State Department includes Arizona’s S.B. 1070, but forgets real human rights violations

In Defense of Marriage Act, UN on September 7, 2010 at 4:02 pm

The Obama administration’s report to the U.N. Human Rights Council—as part of the new program of Universal Periodic Review (UPR)—has been getting a fair amount of media attention.  One of the top reason is the U.S. State Department’s listing of Arizona’s new immigration enforcement law, S.B. 1070, thereby inferring that Arizona is participating in human rights violations. (para 95 of report)

But there is little mention of the fact that in the same report, Obama administration also infers that it is a human rights violation for the U.S. to have failed to implement same-sex marriage nationwide.  Obama also strongly states, that as part of his commitment to his version of human rights, he is planning to repeal the military’s “Don’t ask, Don’t Tell” policy and the Federal Defense of Marriage Act (DOMA).  (para 34 of report).

You also might find it interesting the things that were left out of the U.S. report to the Human Rights Council.  According to the State Department website, “The report reflects input collected during an extensive program of consultations with the American public…”

Some of our pro-family, pro-life friends participated in one of those “consultations.”  Here are some of the things that they brought to the attention of the State Department in regard to violations of human rights:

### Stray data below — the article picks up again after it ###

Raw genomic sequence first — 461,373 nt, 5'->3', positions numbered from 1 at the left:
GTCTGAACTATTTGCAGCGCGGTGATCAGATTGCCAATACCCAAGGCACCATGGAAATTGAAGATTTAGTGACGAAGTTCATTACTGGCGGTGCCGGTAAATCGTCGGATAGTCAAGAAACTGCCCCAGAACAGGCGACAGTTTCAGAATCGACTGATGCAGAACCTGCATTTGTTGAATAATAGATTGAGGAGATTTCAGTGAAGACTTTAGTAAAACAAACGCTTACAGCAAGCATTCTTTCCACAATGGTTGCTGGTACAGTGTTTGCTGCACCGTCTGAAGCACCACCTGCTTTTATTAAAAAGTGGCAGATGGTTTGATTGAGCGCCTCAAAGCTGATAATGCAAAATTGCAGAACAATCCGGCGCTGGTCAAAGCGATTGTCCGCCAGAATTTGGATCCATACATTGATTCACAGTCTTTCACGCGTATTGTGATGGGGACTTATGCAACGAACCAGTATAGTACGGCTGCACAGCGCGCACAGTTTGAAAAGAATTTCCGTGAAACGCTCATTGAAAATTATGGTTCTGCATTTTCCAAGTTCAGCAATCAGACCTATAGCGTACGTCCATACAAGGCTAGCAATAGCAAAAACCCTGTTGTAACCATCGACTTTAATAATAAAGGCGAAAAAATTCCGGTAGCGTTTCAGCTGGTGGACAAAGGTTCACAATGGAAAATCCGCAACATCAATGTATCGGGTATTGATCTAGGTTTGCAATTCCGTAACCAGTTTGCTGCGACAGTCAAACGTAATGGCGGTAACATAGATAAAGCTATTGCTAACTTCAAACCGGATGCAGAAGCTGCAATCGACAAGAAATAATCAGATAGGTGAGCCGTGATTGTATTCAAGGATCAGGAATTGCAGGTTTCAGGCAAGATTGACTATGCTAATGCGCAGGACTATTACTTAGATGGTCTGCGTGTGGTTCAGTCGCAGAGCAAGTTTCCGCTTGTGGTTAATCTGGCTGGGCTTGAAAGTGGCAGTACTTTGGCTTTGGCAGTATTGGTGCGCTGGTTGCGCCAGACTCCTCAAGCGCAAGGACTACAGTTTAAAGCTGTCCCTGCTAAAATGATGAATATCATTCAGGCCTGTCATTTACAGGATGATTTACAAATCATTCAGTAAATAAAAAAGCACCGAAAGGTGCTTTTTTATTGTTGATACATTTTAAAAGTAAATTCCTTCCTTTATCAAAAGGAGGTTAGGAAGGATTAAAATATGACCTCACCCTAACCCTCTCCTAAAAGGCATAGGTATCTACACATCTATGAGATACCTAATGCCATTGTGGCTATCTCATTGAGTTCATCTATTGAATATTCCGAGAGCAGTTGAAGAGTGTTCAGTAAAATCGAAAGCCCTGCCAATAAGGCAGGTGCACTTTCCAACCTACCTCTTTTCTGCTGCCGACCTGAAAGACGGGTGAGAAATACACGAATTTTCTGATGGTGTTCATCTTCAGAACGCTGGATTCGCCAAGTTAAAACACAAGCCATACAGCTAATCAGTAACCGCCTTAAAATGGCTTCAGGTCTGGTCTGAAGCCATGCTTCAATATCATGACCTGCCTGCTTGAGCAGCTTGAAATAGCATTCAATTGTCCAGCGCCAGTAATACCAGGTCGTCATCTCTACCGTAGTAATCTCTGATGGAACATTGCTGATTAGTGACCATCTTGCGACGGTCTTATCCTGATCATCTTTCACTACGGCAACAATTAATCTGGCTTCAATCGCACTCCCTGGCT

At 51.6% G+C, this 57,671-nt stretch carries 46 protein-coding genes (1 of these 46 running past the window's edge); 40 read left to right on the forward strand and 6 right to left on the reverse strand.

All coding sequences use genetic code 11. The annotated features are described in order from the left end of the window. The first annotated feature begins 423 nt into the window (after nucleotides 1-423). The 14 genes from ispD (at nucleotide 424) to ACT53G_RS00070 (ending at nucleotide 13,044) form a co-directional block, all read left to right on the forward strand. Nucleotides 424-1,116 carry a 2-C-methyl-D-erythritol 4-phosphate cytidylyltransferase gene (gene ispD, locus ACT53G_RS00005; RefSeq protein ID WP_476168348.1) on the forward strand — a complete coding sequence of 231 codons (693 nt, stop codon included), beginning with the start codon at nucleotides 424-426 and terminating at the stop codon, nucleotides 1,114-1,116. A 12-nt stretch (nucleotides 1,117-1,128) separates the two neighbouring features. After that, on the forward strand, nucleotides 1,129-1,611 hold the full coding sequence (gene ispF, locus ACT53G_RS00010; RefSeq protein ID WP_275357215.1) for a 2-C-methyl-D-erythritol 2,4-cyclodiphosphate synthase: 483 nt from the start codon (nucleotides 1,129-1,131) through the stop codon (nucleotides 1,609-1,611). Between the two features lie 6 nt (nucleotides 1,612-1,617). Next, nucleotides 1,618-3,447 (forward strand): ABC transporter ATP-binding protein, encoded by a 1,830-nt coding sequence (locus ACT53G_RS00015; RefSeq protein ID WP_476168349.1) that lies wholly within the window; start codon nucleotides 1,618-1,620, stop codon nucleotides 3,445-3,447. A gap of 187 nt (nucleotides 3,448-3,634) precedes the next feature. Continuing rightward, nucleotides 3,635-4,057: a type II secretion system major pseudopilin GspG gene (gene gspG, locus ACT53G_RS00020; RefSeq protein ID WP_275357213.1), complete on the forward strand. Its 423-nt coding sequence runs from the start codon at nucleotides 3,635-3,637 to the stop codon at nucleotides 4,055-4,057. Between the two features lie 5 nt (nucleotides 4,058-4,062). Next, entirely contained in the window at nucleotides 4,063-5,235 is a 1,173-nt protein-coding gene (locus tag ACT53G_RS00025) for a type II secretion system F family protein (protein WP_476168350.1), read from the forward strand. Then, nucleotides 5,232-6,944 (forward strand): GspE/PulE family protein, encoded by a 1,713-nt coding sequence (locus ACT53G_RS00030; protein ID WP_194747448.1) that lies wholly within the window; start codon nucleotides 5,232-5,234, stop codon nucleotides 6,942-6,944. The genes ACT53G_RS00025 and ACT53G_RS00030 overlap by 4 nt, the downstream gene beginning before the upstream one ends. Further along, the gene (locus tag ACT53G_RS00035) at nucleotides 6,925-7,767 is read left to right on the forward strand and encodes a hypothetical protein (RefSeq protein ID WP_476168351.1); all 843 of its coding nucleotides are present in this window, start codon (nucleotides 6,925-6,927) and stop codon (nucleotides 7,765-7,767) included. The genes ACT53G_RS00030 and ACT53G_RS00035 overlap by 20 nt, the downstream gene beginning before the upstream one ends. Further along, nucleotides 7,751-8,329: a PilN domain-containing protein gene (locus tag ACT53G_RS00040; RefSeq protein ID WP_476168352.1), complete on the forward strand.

• The right to life of unborn children
  • The global war against girl children brought about by sex-based abortion
  • The lack of conscience protection for healthcare providers
  • The targeting  of minorities by non-profit family planning clinics

Surprise, surprise…  None of these things were mentioned in this now infamous report.

The U.S. State department will complete the process of the Universal Periodic Review by appearing before the Human Rights Council in November 2010, so that an unelected body can give the United States instructions as to how to craft and conduct America’s public policy in regard to human rights.  Anyone besides me find anything wrong with that?

  1. You couldn’t be more on target. A UN NGO member

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